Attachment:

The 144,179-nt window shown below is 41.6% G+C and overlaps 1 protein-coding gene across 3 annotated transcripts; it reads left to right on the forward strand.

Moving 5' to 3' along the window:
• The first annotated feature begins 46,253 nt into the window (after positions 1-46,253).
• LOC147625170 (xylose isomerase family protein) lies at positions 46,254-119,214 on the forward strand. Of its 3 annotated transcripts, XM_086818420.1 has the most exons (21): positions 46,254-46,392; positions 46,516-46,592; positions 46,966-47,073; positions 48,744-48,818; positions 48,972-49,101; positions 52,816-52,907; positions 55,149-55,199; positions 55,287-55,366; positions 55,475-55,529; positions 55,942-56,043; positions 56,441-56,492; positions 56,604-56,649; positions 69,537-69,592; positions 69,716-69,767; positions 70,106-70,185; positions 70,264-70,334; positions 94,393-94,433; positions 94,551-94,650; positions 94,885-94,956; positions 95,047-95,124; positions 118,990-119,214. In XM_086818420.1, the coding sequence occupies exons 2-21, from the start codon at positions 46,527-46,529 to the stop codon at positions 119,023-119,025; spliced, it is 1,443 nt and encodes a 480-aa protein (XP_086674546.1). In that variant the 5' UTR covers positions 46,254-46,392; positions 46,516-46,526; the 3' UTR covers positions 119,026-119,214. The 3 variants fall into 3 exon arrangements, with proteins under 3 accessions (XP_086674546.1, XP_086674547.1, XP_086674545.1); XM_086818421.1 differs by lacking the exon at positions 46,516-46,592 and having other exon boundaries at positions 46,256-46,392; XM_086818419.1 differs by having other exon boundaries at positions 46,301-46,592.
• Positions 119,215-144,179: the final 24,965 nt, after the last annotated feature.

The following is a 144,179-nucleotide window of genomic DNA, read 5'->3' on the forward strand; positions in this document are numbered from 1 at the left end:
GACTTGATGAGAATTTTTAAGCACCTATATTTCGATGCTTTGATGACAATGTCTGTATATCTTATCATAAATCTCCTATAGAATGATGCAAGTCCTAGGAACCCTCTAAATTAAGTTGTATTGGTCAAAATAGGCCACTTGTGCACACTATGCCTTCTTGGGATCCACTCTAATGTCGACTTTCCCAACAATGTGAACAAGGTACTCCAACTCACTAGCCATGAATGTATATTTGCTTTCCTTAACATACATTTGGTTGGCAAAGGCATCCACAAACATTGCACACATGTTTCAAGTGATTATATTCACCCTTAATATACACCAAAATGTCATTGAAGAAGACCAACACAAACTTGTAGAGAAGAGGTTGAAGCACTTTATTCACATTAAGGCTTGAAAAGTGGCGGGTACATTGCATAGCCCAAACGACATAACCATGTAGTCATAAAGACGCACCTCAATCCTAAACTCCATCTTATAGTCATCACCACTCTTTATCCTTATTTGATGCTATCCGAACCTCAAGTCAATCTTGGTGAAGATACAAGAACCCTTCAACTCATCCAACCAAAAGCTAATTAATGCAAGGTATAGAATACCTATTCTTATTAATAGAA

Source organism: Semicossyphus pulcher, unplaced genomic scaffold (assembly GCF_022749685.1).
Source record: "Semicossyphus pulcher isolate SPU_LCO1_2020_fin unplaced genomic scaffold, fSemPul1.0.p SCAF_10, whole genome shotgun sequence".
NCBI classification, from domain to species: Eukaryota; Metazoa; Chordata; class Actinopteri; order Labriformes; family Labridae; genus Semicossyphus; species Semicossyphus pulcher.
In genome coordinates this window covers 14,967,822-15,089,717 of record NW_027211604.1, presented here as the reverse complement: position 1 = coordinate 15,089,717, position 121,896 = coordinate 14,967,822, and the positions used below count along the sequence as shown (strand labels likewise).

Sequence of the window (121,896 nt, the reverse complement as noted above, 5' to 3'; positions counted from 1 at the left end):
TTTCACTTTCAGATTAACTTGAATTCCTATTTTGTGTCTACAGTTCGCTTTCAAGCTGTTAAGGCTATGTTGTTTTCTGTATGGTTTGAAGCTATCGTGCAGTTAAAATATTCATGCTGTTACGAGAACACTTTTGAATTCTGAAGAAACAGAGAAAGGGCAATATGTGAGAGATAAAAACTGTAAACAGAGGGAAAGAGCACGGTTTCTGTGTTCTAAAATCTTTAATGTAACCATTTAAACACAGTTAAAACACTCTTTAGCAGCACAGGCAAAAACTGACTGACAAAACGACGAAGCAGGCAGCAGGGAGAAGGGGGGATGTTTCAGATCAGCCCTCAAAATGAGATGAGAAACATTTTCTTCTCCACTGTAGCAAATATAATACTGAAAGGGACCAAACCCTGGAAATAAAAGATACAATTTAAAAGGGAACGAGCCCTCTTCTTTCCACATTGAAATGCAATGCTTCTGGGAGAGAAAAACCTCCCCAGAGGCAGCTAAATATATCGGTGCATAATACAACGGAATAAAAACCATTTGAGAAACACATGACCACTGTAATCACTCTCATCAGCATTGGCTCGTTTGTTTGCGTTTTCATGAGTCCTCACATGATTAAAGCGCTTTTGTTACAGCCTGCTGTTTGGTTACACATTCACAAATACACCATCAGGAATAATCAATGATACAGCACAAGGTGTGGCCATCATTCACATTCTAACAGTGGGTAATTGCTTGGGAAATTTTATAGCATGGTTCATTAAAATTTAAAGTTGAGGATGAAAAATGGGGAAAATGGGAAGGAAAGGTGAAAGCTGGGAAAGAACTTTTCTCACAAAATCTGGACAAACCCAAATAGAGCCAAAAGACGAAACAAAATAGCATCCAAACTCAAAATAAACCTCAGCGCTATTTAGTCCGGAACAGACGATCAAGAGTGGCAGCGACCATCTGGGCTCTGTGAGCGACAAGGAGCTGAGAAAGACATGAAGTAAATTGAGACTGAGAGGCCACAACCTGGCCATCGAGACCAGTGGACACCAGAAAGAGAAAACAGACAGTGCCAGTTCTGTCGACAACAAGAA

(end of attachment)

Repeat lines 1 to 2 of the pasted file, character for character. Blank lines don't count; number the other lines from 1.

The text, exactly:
The 144,179-nt window shown below is 41.6% G+C and overlaps 1 protein-coding gene across 3 annotated transcripts; it reads left to right on the forward strand.

Moving 5' to 3' along the window: